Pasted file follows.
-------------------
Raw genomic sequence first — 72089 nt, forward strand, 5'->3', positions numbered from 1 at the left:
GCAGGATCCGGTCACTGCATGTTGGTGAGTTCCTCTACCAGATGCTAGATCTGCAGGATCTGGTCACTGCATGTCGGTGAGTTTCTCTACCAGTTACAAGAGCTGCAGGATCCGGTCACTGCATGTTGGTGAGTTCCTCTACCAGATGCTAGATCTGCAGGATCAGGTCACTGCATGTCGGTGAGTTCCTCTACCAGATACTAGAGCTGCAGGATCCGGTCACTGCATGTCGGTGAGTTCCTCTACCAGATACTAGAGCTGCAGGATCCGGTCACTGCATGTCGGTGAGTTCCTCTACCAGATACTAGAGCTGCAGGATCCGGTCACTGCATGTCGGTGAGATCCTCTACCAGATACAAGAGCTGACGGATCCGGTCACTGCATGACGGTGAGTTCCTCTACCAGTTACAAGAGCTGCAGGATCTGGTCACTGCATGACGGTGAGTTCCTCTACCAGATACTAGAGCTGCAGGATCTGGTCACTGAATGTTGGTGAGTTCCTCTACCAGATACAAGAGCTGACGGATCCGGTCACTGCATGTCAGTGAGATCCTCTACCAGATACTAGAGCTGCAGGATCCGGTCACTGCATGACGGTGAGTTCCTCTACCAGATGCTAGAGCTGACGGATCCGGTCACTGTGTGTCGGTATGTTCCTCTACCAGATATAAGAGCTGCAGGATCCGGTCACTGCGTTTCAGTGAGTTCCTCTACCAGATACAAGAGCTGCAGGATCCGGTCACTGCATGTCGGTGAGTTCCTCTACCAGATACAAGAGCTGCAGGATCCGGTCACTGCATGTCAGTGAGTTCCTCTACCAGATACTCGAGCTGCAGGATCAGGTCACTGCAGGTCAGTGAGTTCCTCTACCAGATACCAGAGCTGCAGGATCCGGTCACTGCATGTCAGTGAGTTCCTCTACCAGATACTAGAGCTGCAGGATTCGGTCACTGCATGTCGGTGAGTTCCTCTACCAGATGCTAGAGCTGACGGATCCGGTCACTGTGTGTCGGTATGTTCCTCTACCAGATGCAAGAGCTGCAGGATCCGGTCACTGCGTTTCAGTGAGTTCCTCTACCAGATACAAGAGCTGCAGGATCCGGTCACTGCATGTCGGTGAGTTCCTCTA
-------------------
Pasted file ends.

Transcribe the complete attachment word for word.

Raw genomic sequence first — 72089 nt, forward strand, 5'->3', positions numbered from 1 at the left:
GCAGGATCCGGTCACTGCATGTTGGTGAGTTCCTCTACCAGATGCTAGATCTGCAGGATCTGGTCACTGCATGTCGGTGAGTTTCTCTACCAGTTACAAGAGCTGCAGGATCCGGTCACTGCATGTTGGTGAGTTCCTCTACCAGATGCTAGATCTGCAGGATCAGGTCACTGCATGTCGGTGAGTTCCTCTACCAGATACTAGAGCTGCAGGATCCGGTCACTGCATGTCGGTGAGTTCCTCTACCAGATACTAGAGCTGCAGGATCCGGTCACTGCATGTCGGTGAGTTCCTCTACCAGATACTAGAGCTGCAGGATCCGGTCACTGCATGTCGGTGAGATCCTCTACCAGATACAAGAGCTGACGGATCCGGTCACTGCATGACGGTGAGTTCCTCTACCAGTTACAAGAGCTGCAGGATCTGGTCACTGCATGACGGTGAGTTCCTCTACCAGATACTAGAGCTGCAGGATCTGGTCACTGAATGTTGGTGAGTTCCTCTACCAGATACAAGAGCTGACGGATCCGGTCACTGCATGTCAGTGAGATCCTCTACCAGATACTAGAGCTGCAGGATCCGGTCACTGCATGACGGTGAGTTCCTCTACCAGATGCTAGAGCTGACGGATCCGGTCACTGTGTGTCGGTATGTTCCTCTACCAGATATAAGAGCTGCAGGATCCGGTCACTGCGTTTCAGTGAGTTCCTCTACCAGATACAAGAGCTGCAGGATCCGGTCACTGCATGTCGGTGAGTTCCTCTACCAGATACAAGAGCTGCAGGATCCGGTCACTGCATGTCAGTGAGTTCCTCTACCAGATACTCGAGCTGCAGGATCAGGTCACTGCAGGTCAGTGAGTTCCTCTACCAGATACCAGAGCTGCAGGATCCGGTCACTGCATGTCAGTGAGTTCCTCTACCAGATACTAGAGCTGCAGGATTCGGTCACTGCATGTCGGTGAGTTCCTCTACCAGATGCTAGAGCTGACGGATCCGGTCACTGTGTGTCGGTATGTTCCTCTACCAGATGCAAGAGCTGCAGGATCCGGTCACTGCGTTTCAGTGAGTTCCTCTACCAGATACAAGAGCTGCAGGATCCGGTCACTGCATGTCGGTGAGTTCCTCTA